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Welcome to the Encyclopedia of Science Fiction, Fourth Edition. Some sample entries appear below. Click here for the Introduction; here for the masthead; here for Acknowledgments; here for the FAQ; here for advice on citations. Find entries via the search box above (more details here) or browse the menu categories in the grey bar at the top of this page.

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Space Opera

A popular item of sf Terminology, echoing the practice (dating from the 1920s) of referring to Westerns as "horse operas", and more immediately the term "soap operas" (from 1938) for never-ending Radio series: when Radio was the principal medium of home entertainment in the USA, daytime serials intended for housewives were often sponsored by soap-powder companies, and hence the nickname. "Soap opera" was quickly generalized to refer to any corny domestic drama. The pattern was extended into sf ...

Craig, William

(1929-1997) US historian and author in whose marginally Near Future Technothriller, The Tashkent Crisis (1971), the USSR threatens America and the world with an ultimatum and a new energy-beam Weapon or giant Ray Gun; American agents fight back, destroying the threat with a miniaturized nuclear warhead improbably concealed within a pistol. [JC/DRL]

Crawford, Ned

(?   -    ) UK author whose Naming the Animals: A Haunting (1980) congestedly depicts a rather mild Dystopian future, out of which, freighted in symbol, the protagonist of the book ambivalently imagines a new Eden. [JC]

Beyond Westworld

US tv series (1980). MGM Television for the CBS-TV network. Created by Michael Crichton and Lou Shaw. Produced by John Meredith Lucas and Fred Freiberger. Directors include Ted Post, Paul Stanley, and Don Weis. Writers include David Carren, Howard Dimsdale, and Martin Roth. Cast includes Severn Darden, Nancy Harewood, William Jordan, Jim McMullen, Connie Sellecca and James Wainwright. Five 60-minute episodes, the last two instalments unaired. Colour. / In this follow-up to Crichton's film ...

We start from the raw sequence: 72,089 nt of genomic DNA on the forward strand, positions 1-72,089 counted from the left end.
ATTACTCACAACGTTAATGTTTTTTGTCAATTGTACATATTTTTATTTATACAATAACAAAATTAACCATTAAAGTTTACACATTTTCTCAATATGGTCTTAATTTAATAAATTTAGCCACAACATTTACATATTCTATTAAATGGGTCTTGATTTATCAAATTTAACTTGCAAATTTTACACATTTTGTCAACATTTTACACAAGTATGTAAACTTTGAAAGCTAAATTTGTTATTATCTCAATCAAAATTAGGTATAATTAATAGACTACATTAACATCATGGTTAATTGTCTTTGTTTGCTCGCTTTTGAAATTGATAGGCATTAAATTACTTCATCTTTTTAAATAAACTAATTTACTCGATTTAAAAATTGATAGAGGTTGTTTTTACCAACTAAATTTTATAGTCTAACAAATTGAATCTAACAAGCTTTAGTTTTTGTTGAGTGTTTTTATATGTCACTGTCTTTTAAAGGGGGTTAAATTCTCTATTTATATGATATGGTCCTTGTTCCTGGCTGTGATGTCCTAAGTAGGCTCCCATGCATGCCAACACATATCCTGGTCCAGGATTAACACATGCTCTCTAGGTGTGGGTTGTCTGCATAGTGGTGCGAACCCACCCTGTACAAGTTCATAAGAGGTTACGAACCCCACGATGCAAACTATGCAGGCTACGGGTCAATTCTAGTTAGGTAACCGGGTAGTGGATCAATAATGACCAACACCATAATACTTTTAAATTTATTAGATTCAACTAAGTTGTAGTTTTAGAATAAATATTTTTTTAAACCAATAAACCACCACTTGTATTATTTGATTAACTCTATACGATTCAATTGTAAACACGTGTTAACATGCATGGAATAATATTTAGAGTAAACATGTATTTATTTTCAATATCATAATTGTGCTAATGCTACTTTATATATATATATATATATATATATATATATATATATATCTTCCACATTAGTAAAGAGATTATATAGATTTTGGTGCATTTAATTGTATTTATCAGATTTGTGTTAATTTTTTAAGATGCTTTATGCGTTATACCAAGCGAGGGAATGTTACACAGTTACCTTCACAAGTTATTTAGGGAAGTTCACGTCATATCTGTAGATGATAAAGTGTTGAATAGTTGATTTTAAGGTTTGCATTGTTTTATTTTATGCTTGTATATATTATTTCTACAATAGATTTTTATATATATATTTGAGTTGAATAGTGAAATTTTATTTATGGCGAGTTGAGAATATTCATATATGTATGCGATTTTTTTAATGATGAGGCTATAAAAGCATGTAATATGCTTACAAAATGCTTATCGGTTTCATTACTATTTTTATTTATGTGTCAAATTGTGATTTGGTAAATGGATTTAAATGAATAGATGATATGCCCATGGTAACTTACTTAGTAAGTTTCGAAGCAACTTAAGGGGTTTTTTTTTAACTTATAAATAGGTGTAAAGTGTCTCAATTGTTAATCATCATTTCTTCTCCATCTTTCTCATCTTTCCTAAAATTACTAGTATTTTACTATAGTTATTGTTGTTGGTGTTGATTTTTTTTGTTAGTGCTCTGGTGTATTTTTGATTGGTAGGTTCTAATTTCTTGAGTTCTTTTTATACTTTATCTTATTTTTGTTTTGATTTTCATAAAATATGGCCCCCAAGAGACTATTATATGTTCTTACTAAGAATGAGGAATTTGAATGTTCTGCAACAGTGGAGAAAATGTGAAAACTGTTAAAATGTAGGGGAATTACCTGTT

Nelson, Blake

(1965-    ) US author for Young Adults whose They Came from Below (2007) features Aliens in human guise who emerge from Under the Sea in a desperate last-ditch attempt to persuade Homo sapiens to preserve the oceans, which are dying of Pollution. [JC]

Langford, David

(1953-    ) UK author, critic, editor, publisher and sf fan, in the latter capacity recipient of 21 Hugo awards for fan writing – some of the best of his several hundred pieces are assembled as Let's Hear It for the Deaf Man (coll 1992 chap US; much exp vt The Silence of the Langford 1996; exp 2015 ebook) as Dave Langford, edited by Ben Yalow – plus five Best Fanzine Hugos and one Semiprozine Hugo for his self-produced news magazine, Ansible (which see). His one ...

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